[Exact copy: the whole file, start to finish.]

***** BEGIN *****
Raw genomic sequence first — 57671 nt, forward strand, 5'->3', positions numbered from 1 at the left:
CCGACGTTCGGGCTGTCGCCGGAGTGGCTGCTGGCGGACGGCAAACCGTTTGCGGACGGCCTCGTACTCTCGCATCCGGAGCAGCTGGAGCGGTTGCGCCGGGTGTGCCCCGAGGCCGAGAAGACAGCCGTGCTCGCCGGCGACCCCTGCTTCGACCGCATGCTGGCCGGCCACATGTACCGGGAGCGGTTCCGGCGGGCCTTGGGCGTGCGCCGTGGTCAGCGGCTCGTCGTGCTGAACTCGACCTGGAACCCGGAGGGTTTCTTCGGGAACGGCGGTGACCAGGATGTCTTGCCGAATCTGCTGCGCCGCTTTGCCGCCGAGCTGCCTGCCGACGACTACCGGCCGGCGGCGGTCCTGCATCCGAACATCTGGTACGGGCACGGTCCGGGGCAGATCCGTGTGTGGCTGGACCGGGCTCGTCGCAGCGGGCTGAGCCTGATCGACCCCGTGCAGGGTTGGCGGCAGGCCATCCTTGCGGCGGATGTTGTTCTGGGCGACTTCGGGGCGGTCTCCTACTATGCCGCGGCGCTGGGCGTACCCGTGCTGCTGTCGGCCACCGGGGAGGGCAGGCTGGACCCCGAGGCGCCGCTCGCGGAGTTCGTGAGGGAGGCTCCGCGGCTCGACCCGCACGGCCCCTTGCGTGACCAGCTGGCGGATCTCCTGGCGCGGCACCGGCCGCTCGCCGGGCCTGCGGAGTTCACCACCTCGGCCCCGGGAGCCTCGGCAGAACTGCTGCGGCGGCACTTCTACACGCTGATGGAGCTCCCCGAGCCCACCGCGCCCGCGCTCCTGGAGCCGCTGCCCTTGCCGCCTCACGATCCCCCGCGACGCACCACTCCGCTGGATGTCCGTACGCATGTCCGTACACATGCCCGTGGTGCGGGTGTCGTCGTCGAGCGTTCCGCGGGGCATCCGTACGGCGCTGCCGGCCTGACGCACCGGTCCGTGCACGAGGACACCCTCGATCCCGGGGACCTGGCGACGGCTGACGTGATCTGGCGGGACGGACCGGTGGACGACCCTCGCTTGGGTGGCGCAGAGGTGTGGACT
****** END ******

Raw genomic sequence first — 57671 nt, forward strand, 5'->3', positions numbered from 1 at the left:
CCGACGTTCGGGCTGTCGCCGGAGTGGCTGCTGGCGGACGGCAAACCGTTTGCGGACGGCCTCGTACTCTCGCATCCGGAGCAGCTGGAGCGGTTGCGCCGGGTGTGCCCCGAGGCCGAGAAGACAGCCGTGCTCGCCGGCGACCCCTGCTTCGACCGCATGCTGGCCGGCCACATGTACCGGGAGCGGTTCCGGCGGGCCTTGGGCGTGCGCCGTGGTCAGCGGCTCGTCGTGCTGAACTCGACCTGGAACCCGGAGGGTTTCTTCGGGAACGGCGGTGACCAGGATGTCTTGCCGAATCTGCTGCGCCGCTTTGCCGCCGAGCTGCCTGCCGACGACTACCGGCCGGCGGCGGTCCTGCATCCGAACATCTGGTACGGGCACGGTCCGGGGCAGATCCGTGTGTGGCTGGACCGGGCTCGTCGCAGCGGGCTGAGCCTGATCGACCCCGTGCAGGGTTGGCGGCAGGCCATCCTTGCGGCGGATGTTGTTCTGGGCGACTTCGGGGCGGTCTCCTACTATGCCGCGGCGCTGGGCGTACCCGTGCTGCTGTCGGCCACCGGGGAGGGCAGGCTGGACCCCGAGGCGCCGCTCGCGGAGTTCGTGAGGGAGGCTCCGCGGCTCGACCCGCACGGCCCCTTGCGTGACCAGCTGGCGGATCTCCTGGCGCGGCACCGGCCGCTCGCCGGGCCTGCGGAGTTCACCACCTCGGCCCCGGGAGCCTCGGCAGAACTGCTGCGGCGGCACTTCTACACGCTGATGGAGCTCCCCGAGCCCACCGCGCCCGCGCTCCTGGAGCCGCTGCCCTTGCCGCCTCACGATCCCCCGCGACGCACCACTCCGCTGGATGTCCGTACGCATGTCCGTACACATGCCCGTGGTGCGGGTGTCGTCGTCGAGCGTTCCGCGGGGCATCCGTACGGCGCTGCCGGCCTGACGCACCGGTCCGTGCACGAGGACACCCTCGATCCCGGGGACCTGGCGACGGCTGACGTGATCTGGCGGGACGGACCGGTGGACGACCCTCGCTTGGGTGGCGCAGAGGTGTGGACT